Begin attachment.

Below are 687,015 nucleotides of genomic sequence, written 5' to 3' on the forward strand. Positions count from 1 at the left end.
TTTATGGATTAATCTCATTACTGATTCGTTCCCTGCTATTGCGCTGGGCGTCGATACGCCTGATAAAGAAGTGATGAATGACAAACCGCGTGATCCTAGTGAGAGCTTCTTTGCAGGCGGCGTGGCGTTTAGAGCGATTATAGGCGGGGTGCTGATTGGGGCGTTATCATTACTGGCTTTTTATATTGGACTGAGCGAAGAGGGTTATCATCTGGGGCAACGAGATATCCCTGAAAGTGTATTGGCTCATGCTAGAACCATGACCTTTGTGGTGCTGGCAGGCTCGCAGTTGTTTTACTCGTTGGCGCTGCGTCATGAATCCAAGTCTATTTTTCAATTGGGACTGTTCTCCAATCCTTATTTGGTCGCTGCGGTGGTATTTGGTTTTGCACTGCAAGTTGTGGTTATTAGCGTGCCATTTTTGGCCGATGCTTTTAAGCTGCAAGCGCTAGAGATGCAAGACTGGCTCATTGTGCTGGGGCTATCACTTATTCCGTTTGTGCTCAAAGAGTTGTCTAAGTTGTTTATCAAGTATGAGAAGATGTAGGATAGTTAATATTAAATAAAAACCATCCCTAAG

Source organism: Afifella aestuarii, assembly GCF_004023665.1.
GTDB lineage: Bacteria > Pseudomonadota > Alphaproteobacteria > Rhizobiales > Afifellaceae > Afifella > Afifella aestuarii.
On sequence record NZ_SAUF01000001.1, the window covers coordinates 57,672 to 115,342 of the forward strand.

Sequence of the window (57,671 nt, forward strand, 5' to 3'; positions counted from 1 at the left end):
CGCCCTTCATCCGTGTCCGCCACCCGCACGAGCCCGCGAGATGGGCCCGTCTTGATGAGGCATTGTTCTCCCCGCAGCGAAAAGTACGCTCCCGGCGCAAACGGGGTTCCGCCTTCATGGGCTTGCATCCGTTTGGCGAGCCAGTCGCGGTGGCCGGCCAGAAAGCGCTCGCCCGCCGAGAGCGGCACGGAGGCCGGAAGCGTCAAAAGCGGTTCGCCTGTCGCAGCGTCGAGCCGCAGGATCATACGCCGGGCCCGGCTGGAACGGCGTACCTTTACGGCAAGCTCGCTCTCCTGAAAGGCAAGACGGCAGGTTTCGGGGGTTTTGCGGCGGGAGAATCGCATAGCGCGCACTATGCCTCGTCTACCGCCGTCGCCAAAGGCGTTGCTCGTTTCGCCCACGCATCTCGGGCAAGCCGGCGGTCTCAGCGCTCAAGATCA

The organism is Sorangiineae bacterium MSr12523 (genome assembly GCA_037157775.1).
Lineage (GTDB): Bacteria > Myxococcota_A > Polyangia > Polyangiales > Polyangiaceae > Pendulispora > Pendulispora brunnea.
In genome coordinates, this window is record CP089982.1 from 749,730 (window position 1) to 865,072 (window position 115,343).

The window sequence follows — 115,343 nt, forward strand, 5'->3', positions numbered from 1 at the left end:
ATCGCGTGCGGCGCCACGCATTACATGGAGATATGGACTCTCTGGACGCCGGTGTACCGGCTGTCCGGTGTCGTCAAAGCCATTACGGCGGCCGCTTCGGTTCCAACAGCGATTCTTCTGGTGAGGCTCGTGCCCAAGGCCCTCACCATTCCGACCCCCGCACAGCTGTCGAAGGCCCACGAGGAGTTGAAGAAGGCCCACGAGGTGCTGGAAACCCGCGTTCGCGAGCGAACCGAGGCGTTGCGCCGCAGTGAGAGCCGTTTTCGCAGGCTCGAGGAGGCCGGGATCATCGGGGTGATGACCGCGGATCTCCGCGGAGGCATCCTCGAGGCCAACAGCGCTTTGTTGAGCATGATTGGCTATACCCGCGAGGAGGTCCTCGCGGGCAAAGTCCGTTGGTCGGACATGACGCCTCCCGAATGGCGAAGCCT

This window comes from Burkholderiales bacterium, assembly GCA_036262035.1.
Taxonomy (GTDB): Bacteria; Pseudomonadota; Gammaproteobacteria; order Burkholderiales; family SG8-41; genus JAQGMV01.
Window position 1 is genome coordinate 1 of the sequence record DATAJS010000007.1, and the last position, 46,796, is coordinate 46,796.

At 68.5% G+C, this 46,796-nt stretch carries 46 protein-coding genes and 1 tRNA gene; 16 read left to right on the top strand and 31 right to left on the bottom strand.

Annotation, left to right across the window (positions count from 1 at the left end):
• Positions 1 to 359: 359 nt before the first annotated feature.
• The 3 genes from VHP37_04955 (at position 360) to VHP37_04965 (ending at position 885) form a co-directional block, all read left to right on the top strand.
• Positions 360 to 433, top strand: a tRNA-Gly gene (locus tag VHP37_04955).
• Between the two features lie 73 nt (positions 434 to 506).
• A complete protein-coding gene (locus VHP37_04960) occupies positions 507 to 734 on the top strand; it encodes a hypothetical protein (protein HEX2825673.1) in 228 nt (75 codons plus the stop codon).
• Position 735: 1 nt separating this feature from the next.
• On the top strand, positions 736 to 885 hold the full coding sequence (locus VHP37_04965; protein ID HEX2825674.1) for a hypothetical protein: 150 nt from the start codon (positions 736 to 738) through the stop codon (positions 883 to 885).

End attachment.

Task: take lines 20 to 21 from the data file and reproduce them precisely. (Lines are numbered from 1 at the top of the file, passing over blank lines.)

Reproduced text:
• Positions 360 to 433, top strand: a tRNA-Gly gene (locus tag VHP37_04955).
• Between the two features lie 73 nt (positions 434 to 506).